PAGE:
Czechia (the preferred new name for the Czech Republic, as I learned in a wonderful visit to Prague last week) will hold a runoff election this week to pick its president, with votes cast on Friday and Saturday and results to be announced Saturday night. Incumbent Milos Zeman led 39 percent to 27 percent in the first round, but may well lose to challenger JIri Drahos, who polls suggests is better at drawing the second choice support of backers of the candidates who filed to make the runoff.
As reported by Reuters, the runoff presents a fascinating choice for a country that has gone through a lot over the past century -- independence in 1918, then the Munich agreement leading to a Nazi takeover, World War II and the decimation of the nation’s Jewish population, a tumultuous post-war period where millions of German-speaking Czechs were forced to leave, four decades of totalitarian rule by pro-Soviet communists, and the remarkable Velvet Revolution led by Vaclav Havel in 1989. The populist Zeman has appealed to xenophobia and is close to Russian president Vladimir Putin, while Drahos is described by Reuters as a “ staunch pro-European in one of the EU’s most eurosceptic member states.”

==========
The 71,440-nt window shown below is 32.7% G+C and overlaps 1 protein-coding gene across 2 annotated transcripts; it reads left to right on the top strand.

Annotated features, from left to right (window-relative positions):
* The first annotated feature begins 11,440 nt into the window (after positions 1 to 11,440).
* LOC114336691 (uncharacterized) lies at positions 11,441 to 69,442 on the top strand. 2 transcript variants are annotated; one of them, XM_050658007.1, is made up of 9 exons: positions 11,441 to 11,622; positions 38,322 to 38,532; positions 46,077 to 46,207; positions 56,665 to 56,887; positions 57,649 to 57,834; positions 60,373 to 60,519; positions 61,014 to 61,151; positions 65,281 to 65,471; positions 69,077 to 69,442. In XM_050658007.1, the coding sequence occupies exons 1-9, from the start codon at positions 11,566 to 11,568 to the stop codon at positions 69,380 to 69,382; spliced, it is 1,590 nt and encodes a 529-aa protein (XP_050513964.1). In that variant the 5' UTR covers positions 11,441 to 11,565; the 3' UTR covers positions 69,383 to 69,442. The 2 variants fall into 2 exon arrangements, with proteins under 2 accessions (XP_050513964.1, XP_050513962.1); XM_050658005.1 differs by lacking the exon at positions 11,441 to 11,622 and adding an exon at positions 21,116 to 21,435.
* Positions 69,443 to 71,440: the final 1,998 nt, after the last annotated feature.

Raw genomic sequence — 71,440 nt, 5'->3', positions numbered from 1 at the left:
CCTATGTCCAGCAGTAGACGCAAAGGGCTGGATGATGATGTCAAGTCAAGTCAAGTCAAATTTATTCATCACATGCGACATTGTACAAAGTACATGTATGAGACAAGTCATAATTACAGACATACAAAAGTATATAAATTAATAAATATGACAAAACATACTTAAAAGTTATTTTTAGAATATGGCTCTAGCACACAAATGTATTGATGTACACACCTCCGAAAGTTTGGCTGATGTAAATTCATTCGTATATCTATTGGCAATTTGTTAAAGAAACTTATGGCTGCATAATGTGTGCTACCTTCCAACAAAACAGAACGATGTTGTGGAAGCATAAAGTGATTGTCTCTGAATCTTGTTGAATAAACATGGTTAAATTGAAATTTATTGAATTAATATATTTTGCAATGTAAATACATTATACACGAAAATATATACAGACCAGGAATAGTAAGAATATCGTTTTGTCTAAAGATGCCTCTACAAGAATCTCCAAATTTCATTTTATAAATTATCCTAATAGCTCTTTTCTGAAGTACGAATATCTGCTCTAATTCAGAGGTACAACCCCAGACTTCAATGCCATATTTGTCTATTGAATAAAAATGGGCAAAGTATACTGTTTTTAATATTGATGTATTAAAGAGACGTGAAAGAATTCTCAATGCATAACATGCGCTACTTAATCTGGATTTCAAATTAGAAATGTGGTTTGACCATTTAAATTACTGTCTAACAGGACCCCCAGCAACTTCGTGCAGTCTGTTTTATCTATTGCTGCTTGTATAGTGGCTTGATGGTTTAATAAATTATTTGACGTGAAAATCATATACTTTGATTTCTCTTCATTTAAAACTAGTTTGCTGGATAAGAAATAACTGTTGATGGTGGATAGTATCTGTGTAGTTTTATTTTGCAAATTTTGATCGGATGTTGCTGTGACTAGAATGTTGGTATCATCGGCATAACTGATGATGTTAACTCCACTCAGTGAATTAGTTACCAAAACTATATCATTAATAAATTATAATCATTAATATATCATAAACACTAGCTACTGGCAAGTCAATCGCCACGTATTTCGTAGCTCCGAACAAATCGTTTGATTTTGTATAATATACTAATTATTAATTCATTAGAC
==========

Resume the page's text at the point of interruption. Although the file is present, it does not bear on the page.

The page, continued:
In the United States, most of our states would have been done after the first round with 38 percent; good enough to be elected governor or to win a state’s electoral votes in the presidential race. A second-round runoff is one way to uphold majority rule and give voters more freedom to vote their conscience in the first round, and is the most common way to elect presidents around the world. The approach to secure these goals that is gaining steam in the United States is ranked choice voting, which is also used to elect the president of Ireland, as is scheduled to take place later this year.